Cellphone converts into powerful chemical detector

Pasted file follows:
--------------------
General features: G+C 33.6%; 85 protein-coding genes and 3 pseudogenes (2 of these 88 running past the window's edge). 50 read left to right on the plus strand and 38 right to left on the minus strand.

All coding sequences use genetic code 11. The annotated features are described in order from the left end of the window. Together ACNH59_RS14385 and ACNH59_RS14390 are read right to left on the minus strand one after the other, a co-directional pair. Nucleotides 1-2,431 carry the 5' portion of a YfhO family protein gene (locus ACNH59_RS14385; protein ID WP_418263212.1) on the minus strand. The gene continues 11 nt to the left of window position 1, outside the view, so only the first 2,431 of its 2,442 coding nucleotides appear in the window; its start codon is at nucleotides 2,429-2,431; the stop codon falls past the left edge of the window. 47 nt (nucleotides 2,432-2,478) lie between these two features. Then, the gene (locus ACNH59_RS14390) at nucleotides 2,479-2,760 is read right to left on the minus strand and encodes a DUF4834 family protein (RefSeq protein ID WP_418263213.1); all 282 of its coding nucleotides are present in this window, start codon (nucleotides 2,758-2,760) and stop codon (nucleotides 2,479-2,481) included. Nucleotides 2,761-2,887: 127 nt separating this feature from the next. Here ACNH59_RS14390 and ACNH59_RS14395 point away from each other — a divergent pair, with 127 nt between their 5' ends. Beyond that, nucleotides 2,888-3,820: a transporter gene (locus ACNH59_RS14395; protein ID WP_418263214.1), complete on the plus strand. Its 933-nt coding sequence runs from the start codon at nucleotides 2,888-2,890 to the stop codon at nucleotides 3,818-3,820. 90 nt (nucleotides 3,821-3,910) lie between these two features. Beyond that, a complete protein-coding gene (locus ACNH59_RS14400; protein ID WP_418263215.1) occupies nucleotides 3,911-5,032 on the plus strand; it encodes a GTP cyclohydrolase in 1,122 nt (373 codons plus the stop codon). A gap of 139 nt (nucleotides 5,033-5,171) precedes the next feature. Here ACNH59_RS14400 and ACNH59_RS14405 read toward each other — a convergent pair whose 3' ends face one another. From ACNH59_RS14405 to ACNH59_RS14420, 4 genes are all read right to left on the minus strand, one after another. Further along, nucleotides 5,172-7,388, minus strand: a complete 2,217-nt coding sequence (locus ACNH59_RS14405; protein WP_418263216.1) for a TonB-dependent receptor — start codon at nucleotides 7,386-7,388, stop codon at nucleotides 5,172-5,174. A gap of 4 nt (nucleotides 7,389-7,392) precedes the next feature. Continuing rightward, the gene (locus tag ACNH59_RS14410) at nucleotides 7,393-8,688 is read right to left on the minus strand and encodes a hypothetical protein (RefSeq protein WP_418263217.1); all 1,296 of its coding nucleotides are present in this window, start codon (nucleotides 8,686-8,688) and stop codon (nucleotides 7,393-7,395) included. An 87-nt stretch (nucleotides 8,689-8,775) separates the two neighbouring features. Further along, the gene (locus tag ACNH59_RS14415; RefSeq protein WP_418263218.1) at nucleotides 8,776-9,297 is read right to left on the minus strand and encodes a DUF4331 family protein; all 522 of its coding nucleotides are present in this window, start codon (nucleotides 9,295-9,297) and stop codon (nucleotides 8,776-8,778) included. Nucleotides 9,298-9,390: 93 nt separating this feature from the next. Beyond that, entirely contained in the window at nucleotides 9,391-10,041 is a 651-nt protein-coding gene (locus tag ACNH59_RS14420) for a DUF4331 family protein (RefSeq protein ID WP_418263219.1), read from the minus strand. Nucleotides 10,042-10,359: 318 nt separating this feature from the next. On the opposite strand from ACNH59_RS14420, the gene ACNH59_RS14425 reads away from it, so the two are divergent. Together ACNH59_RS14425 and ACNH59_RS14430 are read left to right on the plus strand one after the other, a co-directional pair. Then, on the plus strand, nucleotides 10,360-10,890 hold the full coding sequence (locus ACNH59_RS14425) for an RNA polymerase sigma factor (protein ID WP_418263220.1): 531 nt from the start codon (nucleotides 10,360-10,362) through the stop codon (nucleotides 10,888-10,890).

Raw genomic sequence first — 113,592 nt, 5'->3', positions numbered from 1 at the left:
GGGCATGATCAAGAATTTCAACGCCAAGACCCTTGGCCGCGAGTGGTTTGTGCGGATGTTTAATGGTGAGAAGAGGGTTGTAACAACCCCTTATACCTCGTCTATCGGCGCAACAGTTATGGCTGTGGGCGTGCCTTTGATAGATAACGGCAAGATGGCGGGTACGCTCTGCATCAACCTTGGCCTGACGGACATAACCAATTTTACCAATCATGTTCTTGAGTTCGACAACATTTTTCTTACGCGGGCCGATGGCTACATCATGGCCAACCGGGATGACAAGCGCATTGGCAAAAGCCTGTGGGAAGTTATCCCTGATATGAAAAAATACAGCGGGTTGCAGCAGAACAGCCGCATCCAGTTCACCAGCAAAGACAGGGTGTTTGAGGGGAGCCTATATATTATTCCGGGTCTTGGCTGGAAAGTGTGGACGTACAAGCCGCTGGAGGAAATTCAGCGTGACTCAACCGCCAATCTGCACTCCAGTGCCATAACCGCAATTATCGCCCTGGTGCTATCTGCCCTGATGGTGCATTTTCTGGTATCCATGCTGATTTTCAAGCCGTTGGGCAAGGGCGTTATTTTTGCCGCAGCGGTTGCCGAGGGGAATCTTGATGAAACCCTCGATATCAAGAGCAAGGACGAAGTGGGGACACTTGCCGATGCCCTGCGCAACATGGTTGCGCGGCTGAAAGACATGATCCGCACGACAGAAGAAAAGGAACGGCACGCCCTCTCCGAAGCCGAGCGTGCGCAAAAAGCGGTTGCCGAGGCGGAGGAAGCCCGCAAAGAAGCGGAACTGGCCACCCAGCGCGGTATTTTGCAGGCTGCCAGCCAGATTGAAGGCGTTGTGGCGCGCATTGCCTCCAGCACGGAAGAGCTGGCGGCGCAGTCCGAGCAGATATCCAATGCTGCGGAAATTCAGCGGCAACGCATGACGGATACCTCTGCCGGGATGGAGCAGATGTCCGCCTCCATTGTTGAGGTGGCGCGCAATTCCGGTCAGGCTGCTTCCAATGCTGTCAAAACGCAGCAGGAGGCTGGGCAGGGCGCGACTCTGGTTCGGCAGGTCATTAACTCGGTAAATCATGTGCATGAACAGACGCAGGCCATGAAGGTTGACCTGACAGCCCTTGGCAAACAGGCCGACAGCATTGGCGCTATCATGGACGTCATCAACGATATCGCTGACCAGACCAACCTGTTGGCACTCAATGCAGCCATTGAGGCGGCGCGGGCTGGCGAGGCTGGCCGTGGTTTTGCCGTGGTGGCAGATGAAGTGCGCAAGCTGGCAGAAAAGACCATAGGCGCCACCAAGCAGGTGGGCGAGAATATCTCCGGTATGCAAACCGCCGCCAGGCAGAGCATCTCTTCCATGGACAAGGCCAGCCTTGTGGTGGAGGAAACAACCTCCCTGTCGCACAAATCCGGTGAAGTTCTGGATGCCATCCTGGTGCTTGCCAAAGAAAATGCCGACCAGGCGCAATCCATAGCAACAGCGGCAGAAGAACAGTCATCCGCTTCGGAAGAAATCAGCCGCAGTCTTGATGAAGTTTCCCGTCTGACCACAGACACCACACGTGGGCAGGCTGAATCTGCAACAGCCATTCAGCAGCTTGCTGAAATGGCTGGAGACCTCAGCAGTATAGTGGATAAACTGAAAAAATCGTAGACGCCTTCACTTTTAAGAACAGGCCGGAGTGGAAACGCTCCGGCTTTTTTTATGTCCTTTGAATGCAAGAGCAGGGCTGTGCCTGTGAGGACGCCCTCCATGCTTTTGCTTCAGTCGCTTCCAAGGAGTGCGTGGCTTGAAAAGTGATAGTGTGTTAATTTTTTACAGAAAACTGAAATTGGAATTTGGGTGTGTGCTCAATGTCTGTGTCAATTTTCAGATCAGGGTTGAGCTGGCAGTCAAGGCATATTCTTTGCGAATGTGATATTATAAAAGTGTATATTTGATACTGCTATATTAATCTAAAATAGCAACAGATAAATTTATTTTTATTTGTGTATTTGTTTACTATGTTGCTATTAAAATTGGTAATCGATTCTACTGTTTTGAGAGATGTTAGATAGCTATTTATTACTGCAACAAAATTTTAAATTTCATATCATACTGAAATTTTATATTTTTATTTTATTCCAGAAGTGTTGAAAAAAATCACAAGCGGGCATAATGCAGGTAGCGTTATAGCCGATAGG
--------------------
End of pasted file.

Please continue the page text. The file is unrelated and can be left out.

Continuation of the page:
Scientists from Texas A&M have developed an extension to an ordinary cellphone that makes it capable of detecting chemicals, drugs, biological molecules, and pathogens. The development is based on fluorescence spectroscopy and Raman spectroscopy and uses the high-quality cameras found in modern cellphones. An inexpensive diode laser is used as a light source, oriented at right angles to the line connecting the sample and the camera. The advance is reported in Reviews of Scientific Instruments.